Palm branches were used in a similar fashion in the 2nd century B.C. to welcome another great hero in Israel, Judas Maccabeus. Before Rome rose to power, Israel was conquered by the empire of Greece under the rule of Alexander the great. For the most part, this was a peaceful time. However, a vicious tyrant came to power in Greece named Antiochus Epiphenes around 165 B.C. This man was determined to wipe out Judaism altogether and put into place the Greek religion. It was a time of severe persecution. This is when we meet the very famous historical character named Judas Maccabeus. He led a revolt and fought back against Greece … and won! It was awesome! After he won the war, he and all of his warriors headed back to Jerusalem for their victory march and look how they greeted him: “With praise and palm branches…because a great enemy had been…removed from Israel.”
Interesting right? I give you this background because I want you to understand the kind of expectations the crowds had for Jesus on Palm Sunday. The people of the first century had hoped Jesus would give them freedom from the oppression of Rome. They expected and wanted a Messiah who would rescue them from all their political troubles. They wanted someone who would save them from what they thought was their greatest problem – the Romans! That’s why they shouted “HOSANNA!” which means “Save us!” “Save us … from Rome!”
A DEEPER KIND OF SAVING
That background is helpful for our understanding, but what they didn’t realize is that they needed a much deeper kind of salvation. There was a problem worse than Rome, it was the problem of sin. Do you know that Easter occurred during the Passover feast? Do you know what day Palm Sunday fell on in the Jewish Calendar that year? It was on the 10th of Nisan. Do you know why that’s significant? That is the exact day they would select the lamb for each household to be slaughtered during the Passover feast. You may remember it had to be a young male lamb, without spot or blemish (Ex 12:3).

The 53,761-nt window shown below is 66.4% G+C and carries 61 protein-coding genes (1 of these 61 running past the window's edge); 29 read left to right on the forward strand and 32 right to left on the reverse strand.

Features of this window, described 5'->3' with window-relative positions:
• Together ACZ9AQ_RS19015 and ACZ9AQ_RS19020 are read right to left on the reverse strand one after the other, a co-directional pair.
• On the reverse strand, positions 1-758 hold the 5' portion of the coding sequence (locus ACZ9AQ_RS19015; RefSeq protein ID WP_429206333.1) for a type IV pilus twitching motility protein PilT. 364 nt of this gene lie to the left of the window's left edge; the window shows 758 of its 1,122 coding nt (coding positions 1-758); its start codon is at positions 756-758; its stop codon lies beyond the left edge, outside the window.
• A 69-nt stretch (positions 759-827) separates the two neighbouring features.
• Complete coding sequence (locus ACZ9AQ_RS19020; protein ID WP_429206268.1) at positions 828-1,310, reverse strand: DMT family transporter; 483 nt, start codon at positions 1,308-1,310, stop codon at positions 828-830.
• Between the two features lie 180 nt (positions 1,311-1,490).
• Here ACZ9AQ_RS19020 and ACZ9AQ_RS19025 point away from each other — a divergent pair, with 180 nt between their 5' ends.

Therefore, do you see what’s happening on Palm Sunday? Jesus is the Lamb of God. The prophet Isaiah said “He was led like a lamb to the slaughter” (Isa 53:7). God the father had chosen the perfect sacrifice. Jesus truly is “The Lamb of God, who takes away the sin of the whole world.” (Jn 1:29) This may not be what they expected, and this may not be the kind of saving we wanted, but this is the kind of saving we needed. Palm Sunday is about a man who is volunteering to die. He is volunteering to die … for you.
Prayer: Thank you Jesus for coming in meekness and humility. Thank you for coming to save us. Thank you for taking my place. Thank you that through your shed blood my sins can be lifted up and carried away.
Tomorrow we will consider the events of Day 2.
Holy Week Devotionals:
- Day 1 – Palm Sunday
- Day 2 – Monday
- Day 3 – Tuesday
- Day 4 – Wednesday
- Day 5 – Maundy Thursday
- Day 6 – Good Friday
- Day 7 – Holy Saturday
- Day 8 – Resurrection Sunday
 The So-called Historical Jesus and the Historic, Biblical Christ, 80 n. 11.
 1 Maccabees 13:51